Farmer Buckley's Exploding Trousers by Stephanie Pain
|Farmer Buckley's Exploding Trousers by Stephanie Pain|
|Category: Popular Science|
|Reviewer: Keith Dudhnath|
|Summary: Another fantastic book from New Scientist, this time looking at odd events on the way to scientific discovery. It's brilliantly written and compiled, and endlessly fascinating. Highly recommended. Stephanie Pain was kind enough to be interviewed by Bookbag.|
|Buy? Yes||Borrow? Yes|
|Pages: 224||Date: May 2011|
|Publisher: Profile Books|
|External links: Author's website|
The history of science is filled with many miraculous discoveries. ...It's also filled with exploding trousers, self-experimentation, a coachman's leg that becomes a museum piece and gas-powered radios. Farmer Buckley's Exploding Trousers regales us with fifty odd events on the way to scientific discovery. Part popular science book, part trivia, each article is a treat to read, either as a fun-sized nugget, or when reading from cover to cover.
I loved Farmer Buckley's Exploding Trousers. It ticks all my boxes: funny, quirky, edifying, and filled with the sort of information you're dying to share with everyone you meet. Even if one faithfully devours trivia books of this ilk and watches programmes like QI and Mythbusters, the selection of tales in Farmer Buckley's Exploding Trousers is remarkably fresh. There are a few that ring bells, but for the most part, it's original reading for trivia-heads. Given this, you might be concerned that the choice of anecdotes is weaker, but, without exception, they are an absolute delight to read.
Editor Stephanie Pain has chosen wisely from New Scientist's Histories section. She has also collated them smartly to create a book that works in its own right, rather than feeling like a disjointed selection. The writing quality is, of course, top notch, perfectly pitched for casual reading, but without ever feel like it's being dumbed down. You could even read them with bright and interested children, with the odd explanation.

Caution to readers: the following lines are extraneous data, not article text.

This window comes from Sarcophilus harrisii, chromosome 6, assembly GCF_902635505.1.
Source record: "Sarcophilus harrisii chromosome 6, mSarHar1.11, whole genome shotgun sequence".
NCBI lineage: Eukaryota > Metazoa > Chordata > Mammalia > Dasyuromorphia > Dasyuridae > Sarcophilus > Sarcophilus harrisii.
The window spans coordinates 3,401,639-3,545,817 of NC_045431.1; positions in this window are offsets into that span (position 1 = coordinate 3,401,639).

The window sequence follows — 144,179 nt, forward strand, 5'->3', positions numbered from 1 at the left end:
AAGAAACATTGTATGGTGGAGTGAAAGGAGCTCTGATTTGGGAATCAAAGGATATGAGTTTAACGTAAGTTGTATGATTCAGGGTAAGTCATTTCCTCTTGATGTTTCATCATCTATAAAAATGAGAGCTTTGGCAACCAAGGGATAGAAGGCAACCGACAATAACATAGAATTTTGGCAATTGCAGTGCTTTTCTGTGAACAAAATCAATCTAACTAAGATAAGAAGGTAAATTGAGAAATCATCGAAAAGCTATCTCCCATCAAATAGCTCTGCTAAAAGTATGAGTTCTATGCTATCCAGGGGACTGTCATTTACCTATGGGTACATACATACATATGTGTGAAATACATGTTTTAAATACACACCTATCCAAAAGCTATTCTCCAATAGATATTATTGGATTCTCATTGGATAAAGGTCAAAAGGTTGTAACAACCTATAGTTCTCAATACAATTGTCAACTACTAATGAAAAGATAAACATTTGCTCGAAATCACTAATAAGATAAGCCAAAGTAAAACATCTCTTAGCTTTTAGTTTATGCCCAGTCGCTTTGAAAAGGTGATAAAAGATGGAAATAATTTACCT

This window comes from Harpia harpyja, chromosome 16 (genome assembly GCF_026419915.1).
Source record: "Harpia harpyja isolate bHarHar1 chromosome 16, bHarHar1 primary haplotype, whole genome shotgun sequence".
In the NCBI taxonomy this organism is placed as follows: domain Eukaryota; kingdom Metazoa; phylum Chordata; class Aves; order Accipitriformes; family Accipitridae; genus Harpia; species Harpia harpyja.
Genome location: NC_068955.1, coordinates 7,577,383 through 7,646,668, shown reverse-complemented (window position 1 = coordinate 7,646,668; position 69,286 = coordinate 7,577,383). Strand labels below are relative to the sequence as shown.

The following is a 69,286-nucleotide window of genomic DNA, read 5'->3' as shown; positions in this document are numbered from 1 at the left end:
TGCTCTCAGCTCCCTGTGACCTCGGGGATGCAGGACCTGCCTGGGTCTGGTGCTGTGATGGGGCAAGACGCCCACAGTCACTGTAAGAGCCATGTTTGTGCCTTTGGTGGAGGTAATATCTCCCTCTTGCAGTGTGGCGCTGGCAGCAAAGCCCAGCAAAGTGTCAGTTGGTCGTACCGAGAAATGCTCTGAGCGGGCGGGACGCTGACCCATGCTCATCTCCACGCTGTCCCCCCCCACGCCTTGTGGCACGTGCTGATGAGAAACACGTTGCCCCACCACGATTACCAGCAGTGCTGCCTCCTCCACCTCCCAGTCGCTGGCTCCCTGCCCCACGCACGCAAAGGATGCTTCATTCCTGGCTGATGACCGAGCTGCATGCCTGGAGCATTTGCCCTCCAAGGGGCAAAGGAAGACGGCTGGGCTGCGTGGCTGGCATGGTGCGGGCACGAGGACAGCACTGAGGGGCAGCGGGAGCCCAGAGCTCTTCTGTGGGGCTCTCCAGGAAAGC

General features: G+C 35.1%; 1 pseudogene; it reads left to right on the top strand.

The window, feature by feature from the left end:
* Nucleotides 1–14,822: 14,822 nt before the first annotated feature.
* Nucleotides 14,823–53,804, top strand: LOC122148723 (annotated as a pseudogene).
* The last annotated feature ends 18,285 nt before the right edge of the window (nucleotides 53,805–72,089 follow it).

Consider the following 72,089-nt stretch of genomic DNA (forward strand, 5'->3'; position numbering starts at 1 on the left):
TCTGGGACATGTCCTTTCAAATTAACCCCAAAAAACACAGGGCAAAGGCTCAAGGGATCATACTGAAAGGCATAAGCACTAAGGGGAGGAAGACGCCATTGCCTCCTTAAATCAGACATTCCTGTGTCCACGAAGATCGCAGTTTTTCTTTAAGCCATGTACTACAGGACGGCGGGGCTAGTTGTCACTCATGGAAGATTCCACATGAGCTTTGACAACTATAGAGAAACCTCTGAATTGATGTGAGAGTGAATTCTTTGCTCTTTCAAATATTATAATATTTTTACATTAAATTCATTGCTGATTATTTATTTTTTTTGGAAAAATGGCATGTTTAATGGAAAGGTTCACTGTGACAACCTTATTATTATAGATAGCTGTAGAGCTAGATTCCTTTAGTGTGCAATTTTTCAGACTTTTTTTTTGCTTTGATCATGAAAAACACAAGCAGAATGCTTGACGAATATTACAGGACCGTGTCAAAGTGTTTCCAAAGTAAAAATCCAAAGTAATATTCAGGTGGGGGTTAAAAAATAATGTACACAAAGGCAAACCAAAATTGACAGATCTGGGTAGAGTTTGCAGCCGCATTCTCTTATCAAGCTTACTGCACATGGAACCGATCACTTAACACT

New Scientist keeps producing books, and time and again they're of the highest quality. They never feel like they're retreading old ground, or just churning them out for the sake of it. Each is a fine addition to any bookshelf, a pleasant few hours of reading, and Farmer Buckley's Exploding Trousers continues the trend beautifully. Highly recommended.
My thanks to the publishers for sending it to Bookbag.
There are plenty of other fantastic New Scientist books to read, including Why Can't Elephants Jump? by Mick O'Hare and How To Make A Tornado by Mick O'Hare. We were also lucky enough to interview Mick O'Hare. The Disappearing Spoon by Sam Kean is also well worth a read - this time exploring the world of elements in a popular manner.
Stephanie Pain was kind enough to be interviewed by Bookbag.
You can read more book reviews or buy Farmer Buckley's Exploding Trousers by Stephanie Pain at Amazon.co.uk.
You can read more book reviews or buy Farmer Buckley's Exploding Trousers by Stephanie Pain at Amazon.com.
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